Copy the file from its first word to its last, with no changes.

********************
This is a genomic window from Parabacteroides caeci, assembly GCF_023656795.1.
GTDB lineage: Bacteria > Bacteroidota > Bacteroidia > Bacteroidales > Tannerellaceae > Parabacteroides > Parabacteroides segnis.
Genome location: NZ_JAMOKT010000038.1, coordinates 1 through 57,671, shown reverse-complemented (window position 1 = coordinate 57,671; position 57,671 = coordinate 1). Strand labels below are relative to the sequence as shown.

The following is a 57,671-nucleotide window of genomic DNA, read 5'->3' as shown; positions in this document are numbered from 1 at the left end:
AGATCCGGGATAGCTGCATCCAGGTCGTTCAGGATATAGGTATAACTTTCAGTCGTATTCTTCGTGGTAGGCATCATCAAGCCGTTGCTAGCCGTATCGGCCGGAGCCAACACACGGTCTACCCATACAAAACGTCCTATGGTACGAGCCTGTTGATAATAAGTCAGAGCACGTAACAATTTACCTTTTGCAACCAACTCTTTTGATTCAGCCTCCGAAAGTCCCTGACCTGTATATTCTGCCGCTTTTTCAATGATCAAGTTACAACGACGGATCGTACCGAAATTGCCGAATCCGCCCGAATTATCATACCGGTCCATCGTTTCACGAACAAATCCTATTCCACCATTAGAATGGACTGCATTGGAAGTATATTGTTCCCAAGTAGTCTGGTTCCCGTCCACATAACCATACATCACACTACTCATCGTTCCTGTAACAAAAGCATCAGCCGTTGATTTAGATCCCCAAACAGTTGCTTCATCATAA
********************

This is a genomic window from Parabacteroides caeci, assembly GCF_023656795.1.
GTDB lineage: Bacteria > Bacteroidota > Bacteroidia > Bacteroidales > Tannerellaceae > Parabacteroides > Parabacteroides segnis.
Genome location: NZ_JAMOKT010000038.1, coordinates 1 through 57,671, shown reverse-complemented (window position 1 = coordinate 57,671; position 57,671 = coordinate 1). Strand labels below are relative to the sequence as shown.

The following is a 57,671-nucleotide window of genomic DNA, read 5'->3' as shown; positions in this document are numbered from 1 at the left end:
AGATCCGGGATAGCTGCATCCAGGTCGTTCAGGATATAGGTATAACTTTCAGTCGTATTCTTCGTGGTAGGCATCATCAAGCCGTTGCTAGCCGTATCGGCCGGAGCCAACACACGGTCTACCCATACAAAACGTCCTATGGTACGAGCCTGTTGATAATAAGTCAGAGCACGTAACAATTTACCTTTTGCAACCAACTCTTTTGATTCAGCCTCCGAAAGTCCCTGACCTGTATATTCTGCCGCTTTTTCAATGATCAAGTTACAACGACGGATCGTACCGAAATTGCCGAATCCGCCCGAATTATCATACCGGTCCATCGTTTCACGAACAAATCCTATTCCACCATTAGAATGGACTGCATTGGAAGTATATTGTTCCCAAGTAGTCTGGTTCCCGTCCACATAACCATACATCACACTACTCATCGTTCCTGTAACAAAAGCATCAGCCGTTGATTTAGATCCCCAAACAGTTGCTTCATCATAA